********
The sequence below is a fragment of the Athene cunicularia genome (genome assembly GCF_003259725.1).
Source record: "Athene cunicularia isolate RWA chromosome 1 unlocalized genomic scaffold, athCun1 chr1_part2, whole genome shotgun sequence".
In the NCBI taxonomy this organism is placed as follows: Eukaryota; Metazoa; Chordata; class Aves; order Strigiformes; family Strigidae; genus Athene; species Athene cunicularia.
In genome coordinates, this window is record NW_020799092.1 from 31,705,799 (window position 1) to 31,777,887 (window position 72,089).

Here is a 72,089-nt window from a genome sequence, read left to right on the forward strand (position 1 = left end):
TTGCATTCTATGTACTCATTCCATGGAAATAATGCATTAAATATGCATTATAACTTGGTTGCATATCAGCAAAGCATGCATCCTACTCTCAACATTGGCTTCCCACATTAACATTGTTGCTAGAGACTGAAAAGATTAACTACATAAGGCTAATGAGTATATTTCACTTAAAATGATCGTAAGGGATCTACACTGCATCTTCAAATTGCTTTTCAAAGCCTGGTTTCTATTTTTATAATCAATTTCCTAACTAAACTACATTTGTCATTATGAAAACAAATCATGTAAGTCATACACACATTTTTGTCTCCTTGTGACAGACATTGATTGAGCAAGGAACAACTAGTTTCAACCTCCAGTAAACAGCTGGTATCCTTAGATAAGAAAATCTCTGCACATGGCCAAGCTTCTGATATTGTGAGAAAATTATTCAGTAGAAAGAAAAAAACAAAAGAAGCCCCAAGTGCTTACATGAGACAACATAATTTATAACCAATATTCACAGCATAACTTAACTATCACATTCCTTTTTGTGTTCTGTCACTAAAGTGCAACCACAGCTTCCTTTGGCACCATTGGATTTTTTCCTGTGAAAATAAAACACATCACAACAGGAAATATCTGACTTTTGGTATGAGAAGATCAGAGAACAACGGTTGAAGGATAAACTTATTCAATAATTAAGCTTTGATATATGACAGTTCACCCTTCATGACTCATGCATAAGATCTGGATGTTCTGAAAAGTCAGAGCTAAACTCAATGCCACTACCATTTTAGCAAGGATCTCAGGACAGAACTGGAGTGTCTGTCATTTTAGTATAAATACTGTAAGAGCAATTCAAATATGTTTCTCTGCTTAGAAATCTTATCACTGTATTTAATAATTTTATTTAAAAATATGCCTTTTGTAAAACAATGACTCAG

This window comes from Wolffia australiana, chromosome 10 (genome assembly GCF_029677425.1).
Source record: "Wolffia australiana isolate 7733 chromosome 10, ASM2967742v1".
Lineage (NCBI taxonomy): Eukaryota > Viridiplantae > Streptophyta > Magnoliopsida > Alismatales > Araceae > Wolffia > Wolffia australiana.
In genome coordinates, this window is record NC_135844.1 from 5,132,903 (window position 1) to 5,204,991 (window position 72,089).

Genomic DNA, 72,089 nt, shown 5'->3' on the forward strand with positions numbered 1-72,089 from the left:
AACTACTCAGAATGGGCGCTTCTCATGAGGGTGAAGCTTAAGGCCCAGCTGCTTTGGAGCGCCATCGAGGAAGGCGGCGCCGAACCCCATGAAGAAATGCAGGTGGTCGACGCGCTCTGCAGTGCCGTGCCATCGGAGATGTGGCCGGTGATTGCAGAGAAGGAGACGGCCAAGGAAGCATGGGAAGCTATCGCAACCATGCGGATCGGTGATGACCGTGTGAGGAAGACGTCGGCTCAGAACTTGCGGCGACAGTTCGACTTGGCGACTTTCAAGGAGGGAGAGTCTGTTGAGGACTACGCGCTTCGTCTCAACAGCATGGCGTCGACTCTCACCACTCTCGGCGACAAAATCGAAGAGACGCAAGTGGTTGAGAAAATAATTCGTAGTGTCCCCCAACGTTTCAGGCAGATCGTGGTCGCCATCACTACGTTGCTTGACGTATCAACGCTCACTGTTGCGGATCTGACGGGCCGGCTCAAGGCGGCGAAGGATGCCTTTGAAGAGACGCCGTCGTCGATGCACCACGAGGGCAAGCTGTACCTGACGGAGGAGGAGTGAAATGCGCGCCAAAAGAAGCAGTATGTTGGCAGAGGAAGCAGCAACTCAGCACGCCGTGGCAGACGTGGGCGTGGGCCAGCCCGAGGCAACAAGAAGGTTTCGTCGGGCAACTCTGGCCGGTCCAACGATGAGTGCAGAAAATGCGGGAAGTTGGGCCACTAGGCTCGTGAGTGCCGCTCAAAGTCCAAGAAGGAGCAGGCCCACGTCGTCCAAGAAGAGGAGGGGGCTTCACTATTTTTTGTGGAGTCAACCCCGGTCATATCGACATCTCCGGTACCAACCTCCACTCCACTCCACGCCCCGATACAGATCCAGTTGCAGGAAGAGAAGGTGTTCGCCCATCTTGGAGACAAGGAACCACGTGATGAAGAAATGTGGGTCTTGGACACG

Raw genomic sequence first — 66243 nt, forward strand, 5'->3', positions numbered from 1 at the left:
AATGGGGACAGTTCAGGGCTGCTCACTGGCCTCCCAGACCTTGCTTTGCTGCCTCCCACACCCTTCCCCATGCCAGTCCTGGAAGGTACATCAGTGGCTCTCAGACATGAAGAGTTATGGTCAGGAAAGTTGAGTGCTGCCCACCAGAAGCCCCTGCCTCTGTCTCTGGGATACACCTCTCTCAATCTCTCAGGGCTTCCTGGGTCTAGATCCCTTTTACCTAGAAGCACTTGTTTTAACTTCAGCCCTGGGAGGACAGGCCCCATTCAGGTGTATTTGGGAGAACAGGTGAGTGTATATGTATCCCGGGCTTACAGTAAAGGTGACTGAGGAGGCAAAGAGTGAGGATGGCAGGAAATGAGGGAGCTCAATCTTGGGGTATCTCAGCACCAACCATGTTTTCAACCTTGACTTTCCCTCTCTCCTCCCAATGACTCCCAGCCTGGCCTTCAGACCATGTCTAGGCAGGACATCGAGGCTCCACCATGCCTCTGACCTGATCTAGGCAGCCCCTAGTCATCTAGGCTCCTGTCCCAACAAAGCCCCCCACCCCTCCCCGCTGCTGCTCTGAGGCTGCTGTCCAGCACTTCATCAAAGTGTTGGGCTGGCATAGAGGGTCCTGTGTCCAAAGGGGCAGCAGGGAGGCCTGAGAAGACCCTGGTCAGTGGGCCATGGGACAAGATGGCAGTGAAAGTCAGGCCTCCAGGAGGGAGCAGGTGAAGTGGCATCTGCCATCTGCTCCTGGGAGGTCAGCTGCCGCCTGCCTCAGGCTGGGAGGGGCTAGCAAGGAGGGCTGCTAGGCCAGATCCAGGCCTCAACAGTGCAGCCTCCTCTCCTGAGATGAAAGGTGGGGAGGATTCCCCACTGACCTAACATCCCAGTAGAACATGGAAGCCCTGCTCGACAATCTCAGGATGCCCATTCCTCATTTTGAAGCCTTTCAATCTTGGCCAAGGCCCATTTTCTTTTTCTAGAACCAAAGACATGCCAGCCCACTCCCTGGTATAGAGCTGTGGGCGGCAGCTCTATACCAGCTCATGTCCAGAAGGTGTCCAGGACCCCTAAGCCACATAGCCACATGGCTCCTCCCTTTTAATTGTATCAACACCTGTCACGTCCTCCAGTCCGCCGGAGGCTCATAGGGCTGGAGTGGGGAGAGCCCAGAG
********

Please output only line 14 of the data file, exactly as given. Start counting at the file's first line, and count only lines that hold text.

AATGGGGACAGTTCAGGGCTGCTCACTGGCCTCCCAGACCTTGCTTTGCTGCCTCCCACACCCTTCCCCATGCCAGTCCTGGAAGGTACATCAGTGGCTCTCAGACATGAAGAGTTATGGTCAGGAAAGTTGAGTGCTGCCCACCAGAAGCCCCTGCCTCTGTCTCTGGGATACACCTCTCTCAATCTCTCAGGGCTTCCTGGGTCTAGATCCCTTTTACCTAGAAGCACTTGTTTTAACTTCAGCCCTGGGAGGACAGGCCCCATTCAGGTGTATTTGGGAGAACAGGTGAGTGTATATGTATCCCGGGCTTACAGTAAAGGTGACTGAGGAGGCAAAGAGTGAGGATGGCAGGAAATGAGGGAGCTCAATCTTGGGGTATCTCAGCACCAACCATGTTTTCAACCTTGACTTTCCCTCTCTCCTCCCAATGACTCCCAGCCTGGCCTTCAGACCATGTCTAGGCAGGACATCGAGGCTCCACCATGCCTCTGACCTGATCTAGGCAGCCCCTAGTCATCTAGGCTCCTGTCCCAACAAAGCCCCCCACCCCTCCCCGCTGCTGCTCTGAGGCTGCTGTCCAGCACTTCATCAAAGTGTTGGGCTGGCATAGAGGGTCCTGTGTCCAAAGGGGCAGCAGGGAGGCCTGAGAAGACCCTGGTCAGTGGGCCATGGGACAAGATGGCAGTGAAAGTCAGGCCTCCAGGAGGGAGCAGGTGAAGTGGCATCTGCCATCTGCTCCTGGGAGGTCAGCTGCCGCCTGCCTCAGGCTGGGAGGGGCTAGCAAGGAGGGCTGCTAGGCCAGATCCAGGCCTCAACAGTGCAGCCTCCTCTCCTGAGATGAAAGGTGGGGAGGATTCCCCACTGACCTAACATCCCAGTAGAACATGGAAGCCCTGCTCGACAATCTCAGGATGCCCATTCCTCATTTTGAAGCCTTTCAATCTTGGCCAAGGCCCATTTTCTTTTTCTAGAACCAAAGACATGCCAGCCCACTCCCTGGTATAGAGCTGTGGGCGGCAGCTCTATACCAGCTCATGTCCAGAAGGTGTCCAGGACCCCTAAGCCACATAGCCACATGGCTCCTCCCTTTTAATTGTATCAACACCTGTCACGTCCTCCAGTCCGCCGGAGGCTCATAGGGCTGGAGTGGGGAGAGCCCAGAG